“See, I loved being a waitress more than anything, but apparently, it’s ok to work as a waitress but not to be a waitress. To most people, saying you want to be a waitress is like saying your dream is to be a Walgreens clerk.”
Indigo is a character that is uber aware of class divisions, how money separates people not only because of having more or less things, but also because of the way it makes people act – towards each other and towards their possessions. She's also got a clear sense of self and what is important in life. So when she receives a 2.5 million dollar gift from a man she waits on, you think she’ll handle it well and make level headed decisions. Right? Well, not so exactly, which is actually a good thing, because if she had we’d have no story. Or at least not a terribly interesting one.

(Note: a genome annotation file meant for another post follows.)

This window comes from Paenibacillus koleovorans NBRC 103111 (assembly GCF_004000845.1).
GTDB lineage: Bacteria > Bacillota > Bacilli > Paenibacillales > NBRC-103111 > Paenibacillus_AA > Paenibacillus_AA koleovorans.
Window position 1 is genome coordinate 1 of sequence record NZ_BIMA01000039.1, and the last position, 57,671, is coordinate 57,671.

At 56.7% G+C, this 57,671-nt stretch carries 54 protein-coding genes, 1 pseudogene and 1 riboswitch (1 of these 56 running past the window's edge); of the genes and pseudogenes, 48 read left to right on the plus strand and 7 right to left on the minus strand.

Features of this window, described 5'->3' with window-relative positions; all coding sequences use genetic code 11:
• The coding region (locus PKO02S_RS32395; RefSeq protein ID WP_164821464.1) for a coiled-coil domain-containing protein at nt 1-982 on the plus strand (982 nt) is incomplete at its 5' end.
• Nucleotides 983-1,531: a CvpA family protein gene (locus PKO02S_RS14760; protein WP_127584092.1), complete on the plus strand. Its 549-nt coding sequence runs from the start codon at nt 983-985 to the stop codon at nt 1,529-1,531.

The story is told in retrospect, which definitely has its advantages. Indigo is able to slip in thoughtful commentary since she has the advantages of knowing how the story ends and can reflect more truthfully on how she handled, or mishandled certain situations. It’s interesting to see how all the characters react to the windfall, how relationships stretch, break, and are reformed.
My only complaint is that it felt like they squished as much text on a page as possible. It was sort of like someone set a page cap on the book and to fit in everything they mussed around with the margins and line spacing. And because the book is so descriptive, the book just felt incredibly dense. I would have preferred more white space and a book with a few more pages myself.